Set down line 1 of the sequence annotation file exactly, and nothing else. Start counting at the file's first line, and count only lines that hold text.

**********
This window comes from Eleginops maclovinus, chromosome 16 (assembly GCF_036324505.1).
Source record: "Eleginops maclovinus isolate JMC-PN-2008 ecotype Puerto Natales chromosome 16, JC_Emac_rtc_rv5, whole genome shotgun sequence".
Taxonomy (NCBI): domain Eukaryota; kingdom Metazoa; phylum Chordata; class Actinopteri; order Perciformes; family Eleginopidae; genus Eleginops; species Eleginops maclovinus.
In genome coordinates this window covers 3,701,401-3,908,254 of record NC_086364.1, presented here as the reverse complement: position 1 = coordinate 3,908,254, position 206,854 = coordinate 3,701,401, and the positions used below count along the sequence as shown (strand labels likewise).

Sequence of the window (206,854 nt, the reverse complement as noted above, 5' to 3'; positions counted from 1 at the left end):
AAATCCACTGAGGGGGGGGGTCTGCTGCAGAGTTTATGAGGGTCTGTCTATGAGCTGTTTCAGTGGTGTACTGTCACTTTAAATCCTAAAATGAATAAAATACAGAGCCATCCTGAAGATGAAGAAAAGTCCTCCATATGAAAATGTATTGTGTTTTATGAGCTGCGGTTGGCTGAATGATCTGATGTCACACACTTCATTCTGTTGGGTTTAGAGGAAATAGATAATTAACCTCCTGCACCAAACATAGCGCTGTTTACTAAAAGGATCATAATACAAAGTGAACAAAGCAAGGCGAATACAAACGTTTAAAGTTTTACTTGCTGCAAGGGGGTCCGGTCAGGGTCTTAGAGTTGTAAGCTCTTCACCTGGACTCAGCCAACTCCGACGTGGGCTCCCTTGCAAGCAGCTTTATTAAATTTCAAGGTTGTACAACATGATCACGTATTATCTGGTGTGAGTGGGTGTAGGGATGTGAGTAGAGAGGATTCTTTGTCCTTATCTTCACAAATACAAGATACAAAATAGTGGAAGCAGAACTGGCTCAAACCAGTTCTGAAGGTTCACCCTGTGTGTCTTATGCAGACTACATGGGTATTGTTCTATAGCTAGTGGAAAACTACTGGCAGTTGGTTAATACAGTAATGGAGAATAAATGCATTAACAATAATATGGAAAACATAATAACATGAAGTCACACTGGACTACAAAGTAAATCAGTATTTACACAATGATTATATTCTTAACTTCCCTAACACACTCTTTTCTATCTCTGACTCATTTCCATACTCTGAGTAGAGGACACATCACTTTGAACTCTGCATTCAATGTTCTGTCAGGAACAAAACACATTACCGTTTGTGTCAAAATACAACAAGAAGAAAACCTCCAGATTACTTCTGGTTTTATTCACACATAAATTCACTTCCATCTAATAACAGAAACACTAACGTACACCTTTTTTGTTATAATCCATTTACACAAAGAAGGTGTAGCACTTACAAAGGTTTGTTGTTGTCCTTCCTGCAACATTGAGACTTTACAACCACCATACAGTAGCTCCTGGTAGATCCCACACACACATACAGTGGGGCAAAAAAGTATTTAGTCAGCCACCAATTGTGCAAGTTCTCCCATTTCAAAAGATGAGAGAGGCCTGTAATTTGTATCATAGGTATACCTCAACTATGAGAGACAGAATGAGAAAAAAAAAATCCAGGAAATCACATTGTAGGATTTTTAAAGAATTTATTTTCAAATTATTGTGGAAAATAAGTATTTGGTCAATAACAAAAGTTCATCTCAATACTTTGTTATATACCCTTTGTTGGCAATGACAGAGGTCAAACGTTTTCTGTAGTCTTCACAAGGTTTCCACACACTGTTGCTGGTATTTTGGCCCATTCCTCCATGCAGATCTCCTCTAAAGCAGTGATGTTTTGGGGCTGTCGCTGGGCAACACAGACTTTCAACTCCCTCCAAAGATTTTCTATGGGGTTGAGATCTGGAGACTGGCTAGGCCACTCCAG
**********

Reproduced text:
This window comes from Eleginops maclovinus, chromosome 16 (assembly GCF_036324505.1).